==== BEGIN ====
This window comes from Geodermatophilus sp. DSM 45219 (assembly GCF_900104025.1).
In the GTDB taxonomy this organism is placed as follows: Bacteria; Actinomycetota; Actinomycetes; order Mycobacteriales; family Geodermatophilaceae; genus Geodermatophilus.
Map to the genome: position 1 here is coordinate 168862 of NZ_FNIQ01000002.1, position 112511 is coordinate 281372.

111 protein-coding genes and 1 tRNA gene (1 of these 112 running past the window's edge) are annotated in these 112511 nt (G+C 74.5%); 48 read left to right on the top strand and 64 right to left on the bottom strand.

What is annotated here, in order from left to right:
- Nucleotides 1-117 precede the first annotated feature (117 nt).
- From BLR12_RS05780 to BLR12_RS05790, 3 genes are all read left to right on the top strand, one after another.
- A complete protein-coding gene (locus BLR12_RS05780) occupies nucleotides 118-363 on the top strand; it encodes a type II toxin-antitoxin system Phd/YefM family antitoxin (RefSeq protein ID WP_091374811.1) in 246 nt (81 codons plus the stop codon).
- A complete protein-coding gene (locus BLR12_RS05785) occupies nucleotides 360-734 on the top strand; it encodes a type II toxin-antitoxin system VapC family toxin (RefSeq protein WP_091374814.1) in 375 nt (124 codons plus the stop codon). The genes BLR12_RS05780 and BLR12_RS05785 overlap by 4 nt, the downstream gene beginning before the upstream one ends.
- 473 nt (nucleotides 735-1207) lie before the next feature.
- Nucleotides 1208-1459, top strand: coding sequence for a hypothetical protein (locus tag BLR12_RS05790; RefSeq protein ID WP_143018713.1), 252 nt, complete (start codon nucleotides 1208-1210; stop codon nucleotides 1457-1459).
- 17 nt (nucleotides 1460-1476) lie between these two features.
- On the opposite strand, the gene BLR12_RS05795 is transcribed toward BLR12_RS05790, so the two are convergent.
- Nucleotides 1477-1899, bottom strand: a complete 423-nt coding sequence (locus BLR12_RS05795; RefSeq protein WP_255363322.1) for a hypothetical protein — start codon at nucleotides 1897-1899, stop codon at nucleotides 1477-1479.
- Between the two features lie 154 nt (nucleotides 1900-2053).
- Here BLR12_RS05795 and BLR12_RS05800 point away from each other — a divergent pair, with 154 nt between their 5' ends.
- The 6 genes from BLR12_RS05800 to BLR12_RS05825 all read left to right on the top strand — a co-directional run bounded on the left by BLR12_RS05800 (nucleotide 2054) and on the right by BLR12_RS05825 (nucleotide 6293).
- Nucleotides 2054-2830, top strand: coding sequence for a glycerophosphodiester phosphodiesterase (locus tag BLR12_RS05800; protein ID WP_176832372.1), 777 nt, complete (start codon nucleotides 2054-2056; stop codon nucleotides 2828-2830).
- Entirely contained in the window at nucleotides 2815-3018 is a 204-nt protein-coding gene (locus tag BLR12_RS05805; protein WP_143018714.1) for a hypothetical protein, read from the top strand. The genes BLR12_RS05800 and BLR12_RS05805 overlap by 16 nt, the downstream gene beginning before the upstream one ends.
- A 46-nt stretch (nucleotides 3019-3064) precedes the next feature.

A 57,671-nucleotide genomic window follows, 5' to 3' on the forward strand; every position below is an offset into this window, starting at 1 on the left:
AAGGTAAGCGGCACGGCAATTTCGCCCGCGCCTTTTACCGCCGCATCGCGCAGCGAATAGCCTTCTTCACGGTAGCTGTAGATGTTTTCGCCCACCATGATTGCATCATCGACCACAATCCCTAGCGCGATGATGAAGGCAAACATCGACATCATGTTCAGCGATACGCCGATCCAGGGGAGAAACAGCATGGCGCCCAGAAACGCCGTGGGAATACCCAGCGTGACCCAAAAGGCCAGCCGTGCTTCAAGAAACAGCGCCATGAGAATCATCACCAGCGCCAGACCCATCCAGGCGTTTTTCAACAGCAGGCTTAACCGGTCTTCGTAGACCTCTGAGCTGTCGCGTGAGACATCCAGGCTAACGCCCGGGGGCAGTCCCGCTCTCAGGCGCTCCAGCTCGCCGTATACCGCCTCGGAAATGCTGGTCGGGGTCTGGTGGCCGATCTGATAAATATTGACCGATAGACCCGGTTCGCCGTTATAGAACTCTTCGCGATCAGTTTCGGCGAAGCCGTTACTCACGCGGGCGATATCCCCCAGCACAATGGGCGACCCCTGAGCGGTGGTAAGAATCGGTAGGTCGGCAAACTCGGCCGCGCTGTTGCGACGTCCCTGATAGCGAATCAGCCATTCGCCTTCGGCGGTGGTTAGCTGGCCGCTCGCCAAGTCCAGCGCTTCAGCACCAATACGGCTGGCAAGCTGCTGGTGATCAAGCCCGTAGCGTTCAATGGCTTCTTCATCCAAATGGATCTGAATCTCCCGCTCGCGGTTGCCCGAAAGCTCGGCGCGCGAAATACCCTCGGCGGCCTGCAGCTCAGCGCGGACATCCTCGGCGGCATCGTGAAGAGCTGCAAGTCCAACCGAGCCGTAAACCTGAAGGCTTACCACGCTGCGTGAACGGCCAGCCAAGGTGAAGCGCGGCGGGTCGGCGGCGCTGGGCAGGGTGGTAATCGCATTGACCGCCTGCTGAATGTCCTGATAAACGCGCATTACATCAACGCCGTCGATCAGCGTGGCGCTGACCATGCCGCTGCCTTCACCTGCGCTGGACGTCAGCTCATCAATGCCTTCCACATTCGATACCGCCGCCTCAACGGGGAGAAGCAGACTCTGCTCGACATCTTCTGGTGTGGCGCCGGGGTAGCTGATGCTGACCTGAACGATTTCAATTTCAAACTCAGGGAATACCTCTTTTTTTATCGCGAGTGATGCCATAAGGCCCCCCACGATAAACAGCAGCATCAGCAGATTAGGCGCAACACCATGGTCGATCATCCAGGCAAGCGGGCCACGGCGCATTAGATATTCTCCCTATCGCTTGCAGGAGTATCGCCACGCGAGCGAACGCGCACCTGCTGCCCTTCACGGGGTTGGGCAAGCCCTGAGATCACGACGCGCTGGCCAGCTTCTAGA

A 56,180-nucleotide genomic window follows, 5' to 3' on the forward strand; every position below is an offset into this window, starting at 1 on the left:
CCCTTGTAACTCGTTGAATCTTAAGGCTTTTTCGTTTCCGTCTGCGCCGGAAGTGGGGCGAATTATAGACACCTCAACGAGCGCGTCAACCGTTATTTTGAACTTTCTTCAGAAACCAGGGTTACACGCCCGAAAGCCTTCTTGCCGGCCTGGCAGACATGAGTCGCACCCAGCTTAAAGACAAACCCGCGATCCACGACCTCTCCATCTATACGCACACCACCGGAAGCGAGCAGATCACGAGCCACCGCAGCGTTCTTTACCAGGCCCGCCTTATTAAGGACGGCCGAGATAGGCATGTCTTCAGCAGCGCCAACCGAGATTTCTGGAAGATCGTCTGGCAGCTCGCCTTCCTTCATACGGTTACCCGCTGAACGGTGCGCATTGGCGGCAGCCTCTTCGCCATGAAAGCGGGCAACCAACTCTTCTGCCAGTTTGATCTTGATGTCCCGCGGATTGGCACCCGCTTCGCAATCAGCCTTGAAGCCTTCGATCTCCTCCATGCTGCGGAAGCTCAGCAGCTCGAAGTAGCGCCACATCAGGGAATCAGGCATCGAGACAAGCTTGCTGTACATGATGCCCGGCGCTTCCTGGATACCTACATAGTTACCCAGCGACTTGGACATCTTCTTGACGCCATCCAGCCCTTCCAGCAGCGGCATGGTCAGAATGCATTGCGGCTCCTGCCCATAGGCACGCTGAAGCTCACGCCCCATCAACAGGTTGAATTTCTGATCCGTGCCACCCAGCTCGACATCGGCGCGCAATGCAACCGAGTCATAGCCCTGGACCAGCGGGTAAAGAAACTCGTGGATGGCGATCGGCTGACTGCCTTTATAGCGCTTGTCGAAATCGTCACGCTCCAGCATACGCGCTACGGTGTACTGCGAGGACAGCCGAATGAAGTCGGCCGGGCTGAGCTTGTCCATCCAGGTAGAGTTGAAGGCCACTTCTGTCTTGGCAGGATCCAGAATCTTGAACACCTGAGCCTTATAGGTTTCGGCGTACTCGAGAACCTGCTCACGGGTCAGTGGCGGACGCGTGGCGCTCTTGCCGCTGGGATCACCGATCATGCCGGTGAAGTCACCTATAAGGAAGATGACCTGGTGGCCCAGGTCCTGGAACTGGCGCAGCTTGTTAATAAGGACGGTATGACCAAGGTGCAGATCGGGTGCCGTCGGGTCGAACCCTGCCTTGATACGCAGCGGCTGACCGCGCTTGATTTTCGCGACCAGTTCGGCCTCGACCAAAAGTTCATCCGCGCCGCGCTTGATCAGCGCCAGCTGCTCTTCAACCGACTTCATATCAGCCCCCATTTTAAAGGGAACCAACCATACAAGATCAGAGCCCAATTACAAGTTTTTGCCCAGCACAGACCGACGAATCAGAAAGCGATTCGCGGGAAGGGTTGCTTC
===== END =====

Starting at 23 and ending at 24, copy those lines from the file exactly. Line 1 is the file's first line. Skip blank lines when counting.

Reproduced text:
A 56,180-nucleotide genomic window follows, 5' to 3' on the forward strand; every position below is an offset into this window, starting at 1 on the left:
CCCTTGTAACTCGTTGAATCTTAAGGCTTTTTCGTTTCCGTCTGCGCCGGAAGTGGGGCGAATTATAGACACCTCAACGAGCGCGTCAACCGTTATTTTGAACTTTCTTCAGAAACCAGGGTTACACGCCCGAAAGCCTTCTTGCCGGCCTGGCAGACATGAGTCGCACCCAGCTTAAAGACAAACCCGCGATCCACGACCTCTCCATCTATACGCACACCACCGGAAGCGAGCAGATCACGAGCCACCGCAGCGTTCTTTACCAGGCCCGCCTTATTAAGGACGGCCGAGATAGGCATGTCTTCAGCAGCGCCAACCGAGATTTCTGGAAGATCGTCTGGCAGCTCGCCTTCCTTCATACGGTTACCCGCTGAACGGTGCGCATTGGCGGCAGCCTCTTCGCCATGAAAGCGGGCAACCAACTCTTCTGCCAGTTTGATCTTGATGTCCCGCGGATTGGCACCCGCTTCGCAATCAGCCTTGAAGCCTTCGATCTCCTCCATGCTGCGGAAGCTCAGCAGCTCGAAGTAGCGCCACATCAGGGAATCAGGCATCGAGACAAGCTTGCTGTACATGATGCCCGGCGCTTCCTGGATACCTACATAGTTACCCAGCGACTTGGACATCTTCTTGACGCCATCCAGCCCTTCCAGCAGCGGCATGGTCAGAATGCATTGCGGCTCCTGCCCATAGGCACGCTGAAGCTCACGCCCCATCAACAGGTTGAATTTCTGATCCGTGCCACCCAGCTCGACATCGGCGCGCAATGCAACCGAGTCATAGCCCTGGACCAGCGGGTAAAGAAACTCGTGGATGGCGATCGGCTGACTGCCTTTATAGCGCTTGTCGAAATCGTCACGCTCCAGCATACGCGCTACGGTGTACTGCGAGGACAGCCGAATGAAGTCGGCCGGGCTGAGCTTGTCCATCCAGGTAGAGTTGAAGGCCACTTCTGTCTTGGCAGGATCCAGAATCTTGAACACCTGAGCCTTATAGGTTTCGGCGTACTCGAGAACCTGCTCACGGGTCAGTGGCGGACGCGTGGCGCTCTTGCCGCTGGGATCACCGATCATGCCGGTGAAGTCACCTATAAGGAAGATGACCTGGTGGCCCAGGTCCTGGAACTGGCGCAGCTTGTTAATAAGGACGGTATGACCAAGGTGCAGATCGGGTGCCGTCGGGTCGAACCCTGCCTTGATACGCAGCGGCTGACCGCGCTTGATTTTCGCGACCAGTTCGGCCTCGACCAAAAGTTCATCCGCGCCGCGCTTGATCAGCGCCAGCTGCTCTTCAACCGACTTCATATCAGCCCCCATTTTAAAGGGAACCAACCATACAAGATCAGAGCCCAATTACAAGTTTTTGCCCAGCACAGACCGACGAATCAGAAAGCGATTCGCGGGAAGGGTTGCTTC